EID Forebay Graphics - 012913_Figure_4

Courtesy photo


Forebay Dam design nears completion

By From page A3 | March 08, 2013

Design work to raise Forebay Dam in Pollock Pines is 90 percent complete, but additional state and federal requirements caused the El Dorado Irrigation District board to amend the contract with its consultant.

The amendment, approved 5-0 last month, will cost EID $299,000.

The additional requirements include a three-stage consultation with the Federal Energy Regulatory Commission and directives from the state Division of Safety of Dams covering 60 percent of the design.

Between capitalized engineering and staff work and the consultant, the total estimated expenses for design are $1.4 million. Since 2011 and as of the Feb. 11 meeting GEI Consultants have accounted for $1.39 million of that. GEI Consultants is headed by a former employee of the state Division of Safety of Dams.

EID staff  “negotiated cost-effective means of resolving these safety concerns” with DSOD and FERC, according to a staff report. The reduction in “cost impacts” amounted to $1 million, according to a staff report by EID engineer Jake Eymann.

The 10-foot dam-raising project is estimated to cost $16.8 million with the design level at 90 percent, up from $15 million estimated in February 2012 when design was at 60 percent and $8.7 million estimated in February 2011, and will have a payback period of two-three years, according to Eymann’s report, by providing more water for hydropower. Additional design requirements by FERC and DSOD account for most of the increase in cost estimates.

Western States Power Co., which built Forebay Dam, had originally planned to raise it 23 feet and add another generator to the powerhouse. EID has not talked about adding another generator.

Western States Gas & Electric Co. bought the canal in 1916, enlarged Medley Lakes, which are now called Lake Aloha, added Caples Lake and began hydrogeneration in 1924. Four years later Western States sold Project 184 to PG&E. EID acquired Project 184 in 1999 for $1, plus PG&E gave the district $15,000 when it transferred.

Forebay holds 400 acre-feet, but siltation has cut that down to 290 acre-feet. Forebay is the terminus of the 22 miles of flumes, canals and tunnels that bring water from a diversion dam near Kyburz, providing EID 15,080 acre-feet of water, plus an additional 17,000 acre-feet of water rights recently granted by the state. Raising the dam 10 feet will increase the supply of water for Treatment Plant 1 in Camino from eight hours to six days. It will also increase the acre-feet of water to 550.

Forebay also feeds water into 14,443 feet of penstock that runs the Pelton water wheels turning two generators producing 21 megawatts of electricity. That currently provides an average of $8 million of income annually for EID. The gain from the additional water produced by raising the dam 10 feet will be $300,000 annually, Eymann told the board.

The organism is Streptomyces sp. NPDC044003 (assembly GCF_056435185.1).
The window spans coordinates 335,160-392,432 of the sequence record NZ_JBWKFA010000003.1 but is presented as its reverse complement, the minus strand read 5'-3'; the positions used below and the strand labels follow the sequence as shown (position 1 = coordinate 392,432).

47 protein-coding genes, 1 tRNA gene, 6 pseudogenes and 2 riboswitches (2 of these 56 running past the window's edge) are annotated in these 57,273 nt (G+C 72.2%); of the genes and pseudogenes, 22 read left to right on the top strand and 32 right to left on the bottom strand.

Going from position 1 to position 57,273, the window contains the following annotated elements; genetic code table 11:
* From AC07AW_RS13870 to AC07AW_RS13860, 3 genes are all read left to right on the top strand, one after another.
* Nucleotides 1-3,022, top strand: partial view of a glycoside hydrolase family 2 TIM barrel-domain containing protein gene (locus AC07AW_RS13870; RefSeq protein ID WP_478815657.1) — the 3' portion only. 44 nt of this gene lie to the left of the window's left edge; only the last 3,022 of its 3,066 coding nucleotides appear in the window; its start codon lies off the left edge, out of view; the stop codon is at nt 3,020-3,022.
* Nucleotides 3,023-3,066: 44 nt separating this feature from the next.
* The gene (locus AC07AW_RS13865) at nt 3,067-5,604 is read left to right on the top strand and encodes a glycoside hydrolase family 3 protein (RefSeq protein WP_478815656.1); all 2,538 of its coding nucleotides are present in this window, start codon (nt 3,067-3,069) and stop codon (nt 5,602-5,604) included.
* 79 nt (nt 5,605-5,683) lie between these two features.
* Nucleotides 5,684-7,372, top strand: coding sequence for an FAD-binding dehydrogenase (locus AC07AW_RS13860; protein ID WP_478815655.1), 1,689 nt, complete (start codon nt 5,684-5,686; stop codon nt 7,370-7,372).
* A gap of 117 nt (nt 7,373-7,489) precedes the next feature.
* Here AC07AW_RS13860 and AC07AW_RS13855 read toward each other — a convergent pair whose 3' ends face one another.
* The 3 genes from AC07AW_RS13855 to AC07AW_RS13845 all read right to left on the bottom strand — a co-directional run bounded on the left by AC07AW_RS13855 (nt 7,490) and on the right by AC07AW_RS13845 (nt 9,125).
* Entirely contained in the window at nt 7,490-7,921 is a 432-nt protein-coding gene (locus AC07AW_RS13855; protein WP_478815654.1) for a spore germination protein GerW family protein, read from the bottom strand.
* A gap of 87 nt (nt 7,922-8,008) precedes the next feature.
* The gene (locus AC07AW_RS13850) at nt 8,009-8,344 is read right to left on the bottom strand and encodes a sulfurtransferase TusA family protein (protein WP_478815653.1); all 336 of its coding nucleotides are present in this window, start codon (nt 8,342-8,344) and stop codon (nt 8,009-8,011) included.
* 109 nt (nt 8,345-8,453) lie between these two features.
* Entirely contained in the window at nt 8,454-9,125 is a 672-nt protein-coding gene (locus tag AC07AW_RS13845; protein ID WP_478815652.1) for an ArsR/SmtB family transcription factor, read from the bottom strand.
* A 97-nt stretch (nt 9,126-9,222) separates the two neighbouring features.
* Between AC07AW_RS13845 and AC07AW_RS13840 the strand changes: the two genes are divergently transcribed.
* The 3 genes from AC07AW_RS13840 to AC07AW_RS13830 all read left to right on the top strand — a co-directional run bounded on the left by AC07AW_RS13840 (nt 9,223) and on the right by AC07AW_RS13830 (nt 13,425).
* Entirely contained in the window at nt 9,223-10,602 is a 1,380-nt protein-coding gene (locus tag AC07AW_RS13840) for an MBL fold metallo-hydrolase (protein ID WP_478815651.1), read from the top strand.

A 70-acre area below the dam was acquired by Western States as a borrow area to get dirt to add to the dam. Eymann told the board after stripping off the organic material there would be 4-5 feet of useable material and a 100-foot buffer. The district would file a timber harvest plan.

“The amount of fill is 100 feet deep, the size of a football field,” Eymann told the board Feb. 11, adding that most of the work will be done by offroad vehicles.

The move to raise the dam was a result of the state Division of Safety of Dams raising concerns about the compacted dirt dam’s stability in 2003. GEI was hired in 2004 to conduct geotechnical and stability analysis.

An analysis of the inundation area in the event of a dam failure shows there are no homes in the inundation area, Eymann said.

Public outreach to the neighborhood and other meetings will take place this month. The project schedule shows environmental documentation being completed by September 2014, bidding in January 2015 and construction taking place April 2015-November 2016.

EID General Manager Jim Abercrombie said he expected to fund this project and $20 million worth of flume replacement over the next five years with a $30 million to $60 million bond issue, though he may phase them in, he told the Mountain Democrat. Bonds will be repaid 53 percent from hookup fees and 47 percent from water rates.

Abercrombie additionally indicated he would have water and wastewater master plans on the agenda for May. Those would be followed by studies for Facility Capacity Charges (hookup fees), which were last updated in 2008.

Michael Raffety

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